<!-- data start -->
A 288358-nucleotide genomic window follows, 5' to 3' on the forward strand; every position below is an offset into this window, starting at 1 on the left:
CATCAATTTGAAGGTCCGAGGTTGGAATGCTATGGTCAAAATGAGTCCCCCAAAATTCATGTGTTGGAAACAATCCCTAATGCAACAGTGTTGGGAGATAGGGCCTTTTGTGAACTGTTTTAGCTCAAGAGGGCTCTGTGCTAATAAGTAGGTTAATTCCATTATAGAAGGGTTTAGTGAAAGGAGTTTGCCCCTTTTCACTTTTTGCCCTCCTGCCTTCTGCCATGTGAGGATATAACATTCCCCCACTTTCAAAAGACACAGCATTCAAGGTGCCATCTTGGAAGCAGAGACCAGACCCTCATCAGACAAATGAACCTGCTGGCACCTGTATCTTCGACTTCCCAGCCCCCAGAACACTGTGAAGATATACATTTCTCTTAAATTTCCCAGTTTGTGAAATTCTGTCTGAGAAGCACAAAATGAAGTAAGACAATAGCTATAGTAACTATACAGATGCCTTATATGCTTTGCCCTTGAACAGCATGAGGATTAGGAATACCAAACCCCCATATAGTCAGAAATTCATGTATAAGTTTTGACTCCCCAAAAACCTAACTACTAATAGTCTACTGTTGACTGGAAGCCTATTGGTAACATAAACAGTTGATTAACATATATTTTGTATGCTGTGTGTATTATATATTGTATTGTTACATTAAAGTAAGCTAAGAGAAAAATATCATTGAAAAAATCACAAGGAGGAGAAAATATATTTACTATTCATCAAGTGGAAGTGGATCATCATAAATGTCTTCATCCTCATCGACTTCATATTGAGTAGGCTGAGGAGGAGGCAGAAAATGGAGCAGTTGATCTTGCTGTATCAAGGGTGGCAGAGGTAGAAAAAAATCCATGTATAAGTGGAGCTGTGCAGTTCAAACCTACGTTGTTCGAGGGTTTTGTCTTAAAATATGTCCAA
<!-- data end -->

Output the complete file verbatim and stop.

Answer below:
A 288358-nucleotide genomic window follows, 5' to 3' on the forward strand; every position below is an offset into this window, starting at 1 on the left:
CATCAATTTGAAGGTCCGAGGTTGGAATGCTATGGTCAAAATGAGTCCCCCAAAATTCATGTGTTGGAAACAATCCCTAATGCAACAGTGTTGGGAGATAGGGCCTTTTGTGAACTGTTTTAGCTCAAGAGGGCTCTGTGCTAATAAGTAGGTTAATTCCATTATAGAAGGGTTTAGTGAAAGGAGTTTGCCCCTTTTCACTTTTTGCCCTCCTGCCTTCTGCCATGTGAGGATATAACATTCCCCCACTTTCAAAAGACACAGCATTCAAGGTGCCATCTTGGAAGCAGAGACCAGACCCTCATCAGACAAATGAACCTGCTGGCACCTGTATCTTCGACTTCCCAGCCCCCAGAACACTGTGAAGATATACATTTCTCTTAAATTTCCCAGTTTGTGAAATTCTGTCTGAGAAGCACAAAATGAAGTAAGACAATAGCTATAGTAACTATACAGATGCCTTATATGCTTTGCCCTTGAACAGCATGAGGATTAGGAATACCAAACCCCCATATAGTCAGAAATTCATGTATAAGTTTTGACTCCCCAAAAACCTAACTACTAATAGTCTACTGTTGACTGGAAGCCTATTGGTAACATAAACAGTTGATTAACATATATTTTGTATGCTGTGTGTATTATATATTGTATTGTTACATTAAAGTAAGCTAAGAGAAAAATATCATTGAAAAAATCACAAGGAGGAGAAAATATATTTACTATTCATCAAGTGGAAGTGGATCATCATAAATGTCTTCATCCTCATCGACTTCATATTGAGTAGGCTGAGGAGGAGGCAGAAAATGGAGCAGTTGATCTTGCTGTATCAAGGGTGGCAGAGGTAGAAAAAAATCCATGTATAAGTGGAGCTGTGCAGTTCAAACCTACGTTGTTCGAGGGTTTTGTCTTAAAATATGTCCAA